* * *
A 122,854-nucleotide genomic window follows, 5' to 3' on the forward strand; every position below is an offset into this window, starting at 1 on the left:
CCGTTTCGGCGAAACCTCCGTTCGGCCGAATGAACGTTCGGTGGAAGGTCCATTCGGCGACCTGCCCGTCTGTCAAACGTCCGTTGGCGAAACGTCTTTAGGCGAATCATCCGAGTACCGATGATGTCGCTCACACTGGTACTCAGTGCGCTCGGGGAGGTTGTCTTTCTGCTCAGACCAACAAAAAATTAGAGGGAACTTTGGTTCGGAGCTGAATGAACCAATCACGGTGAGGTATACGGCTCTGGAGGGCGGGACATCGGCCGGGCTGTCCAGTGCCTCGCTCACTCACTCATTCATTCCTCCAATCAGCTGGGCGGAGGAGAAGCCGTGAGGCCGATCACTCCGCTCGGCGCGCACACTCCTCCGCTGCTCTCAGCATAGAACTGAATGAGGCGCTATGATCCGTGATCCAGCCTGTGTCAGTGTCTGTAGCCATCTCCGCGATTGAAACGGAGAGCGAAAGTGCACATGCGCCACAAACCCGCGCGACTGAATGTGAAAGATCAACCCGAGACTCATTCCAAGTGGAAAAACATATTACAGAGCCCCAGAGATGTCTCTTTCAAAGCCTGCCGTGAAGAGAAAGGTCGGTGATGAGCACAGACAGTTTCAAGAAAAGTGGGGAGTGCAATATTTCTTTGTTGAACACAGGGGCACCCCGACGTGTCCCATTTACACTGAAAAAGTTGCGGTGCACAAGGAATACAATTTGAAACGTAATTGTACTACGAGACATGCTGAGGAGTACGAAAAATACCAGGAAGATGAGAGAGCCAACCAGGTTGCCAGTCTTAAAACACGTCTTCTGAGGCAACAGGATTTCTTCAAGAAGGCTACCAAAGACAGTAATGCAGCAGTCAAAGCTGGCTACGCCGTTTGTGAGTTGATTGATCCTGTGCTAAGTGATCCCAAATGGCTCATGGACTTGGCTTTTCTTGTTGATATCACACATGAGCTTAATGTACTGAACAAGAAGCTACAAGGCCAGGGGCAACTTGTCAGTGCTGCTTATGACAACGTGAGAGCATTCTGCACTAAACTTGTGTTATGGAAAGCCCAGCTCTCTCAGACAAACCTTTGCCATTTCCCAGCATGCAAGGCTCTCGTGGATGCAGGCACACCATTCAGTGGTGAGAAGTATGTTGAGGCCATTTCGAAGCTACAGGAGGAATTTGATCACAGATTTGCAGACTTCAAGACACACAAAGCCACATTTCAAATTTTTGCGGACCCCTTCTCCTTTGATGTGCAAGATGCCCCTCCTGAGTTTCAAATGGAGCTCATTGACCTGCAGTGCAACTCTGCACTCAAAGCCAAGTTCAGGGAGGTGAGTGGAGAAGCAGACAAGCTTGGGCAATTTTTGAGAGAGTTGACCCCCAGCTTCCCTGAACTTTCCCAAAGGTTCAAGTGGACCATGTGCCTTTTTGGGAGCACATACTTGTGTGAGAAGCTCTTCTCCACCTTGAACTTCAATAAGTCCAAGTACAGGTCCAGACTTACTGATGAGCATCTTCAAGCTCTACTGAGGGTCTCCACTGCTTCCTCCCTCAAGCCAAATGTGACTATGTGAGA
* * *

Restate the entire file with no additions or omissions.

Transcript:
A 122,854-nucleotide genomic window follows, 5' to 3' on the forward strand; every position below is an offset into this window, starting at 1 on the left:
CCGTTTCGGCGAAACCTCCGTTCGGCCGAATGAACGTTCGGTGGAAGGTCCATTCGGCGACCTGCCCGTCTGTCAAACGTCCGTTGGCGAAACGTCTTTAGGCGAATCATCCGAGTACCGATGATGTCGCTCACACTGGTACTCAGTGCGCTCGGGGAGGTTGTCTTTCTGCTCAGACCAACAAAAAATTAGAGGGAACTTTGGTTCGGAGCTGAATGAACCAATCACGGTGAGGTATACGGCTCTGGAGGGCGGGACATCGGCCGGGCTGTCCAGTGCCTCGCTCACTCACTCATTCATTCCTCCAATCAGCTGGGCGGAGGAGAAGCCGTGAGGCCGATCACTCCGCTCGGCGCGCACACTCCTCCGCTGCTCTCAGCATAGAACTGAATGAGGCGCTATGATCCGTGATCCAGCCTGTGTCAGTGTCTGTAGCCATCTCCGCGATTGAAACGGAGAGCGAAAGTGCACATGCGCCACAAACCCGCGCGACTGAATGTGAAAGATCAACCCGAGACTCATTCCAAGTGGAAAAACATATTACAGAGCCCCAGAGATGTCTCTTTCAAAGCCTGCCGTGAAGAGAAAGGTCGGTGATGAGCACAGACAGTTTCAAGAAAAGTGGGGAGTGCAATATTTCTTTGTTGAACACAGGGGCACCCCGACGTGTCCCATTTACACTGAAAAAGTTGCGGTGCACAAGGAATACAATTTGAAACGTAATTGTACTACGAGACATGCTGAGGAGTACGAAAAATACCAGGAAGATGAGAGAGCCAACCAGGTTGCCAGTCTTAAAACACGTCTTCTGAGGCAACAGGATTTCTTCAAGAAGGCTACCAAAGACAGTAATGCAGCAGTCAAAGCTGGCTACGCCGTTTGTGAGTTGATTGATCCTGTGCTAAGTGATCCCAAATGGCTCATGGACTTGGCTTTTCTTGTTGATATCACACATGAGCTTAATGTACTGAACAAGAAGCTACAAGGCCAGGGGCAACTTGTCAGTGCTGCTTATGACAACGTGAGAGCATTCTGCACTAAACTTGTGTTATGGAAAGCCCAGCTCTCTCAGACAAACCTTTGCCATTTCCCAGCATGCAAGGCTCTCGTGGATGCAGGCACACCATTCAGTGGTGAGAAGTATGTTGAGGCCATTTCGAAGCTACAGGAGGAATTTGATCACAGATTTGCAGACTTCAAGACACACAAAGCCACATTTCAAATTTTTGCGGACCCCTTCTCCTTTGATGTGCAAGATGCCCCTCCTGAGTTTCAAATGGAGCTCATTGACCTGCAGTGCAACTCTGCACTCAAAGCCAAGTTCAGGGAGGTGAGTGGAGAAGCAGACAAGCTTGGGCAATTTTTGAGAGAGTTGACCCCCAGCTTCCCTGAACTTTCCCAAAGGTTCAAGTGGACCATGTGCCTTTTTGGGAGCACATACTTGTGTGAGAAGCTCTTCTCCACCTTGAACTTCAATAAGTCCAAGTACAGGTCCAGACTTACTGATGAGCATCTTCAAGCTCTACTGAGGGTCTCCACTGCTTCCTCCCTCAAGCCAAATGTGACTATGTGAGA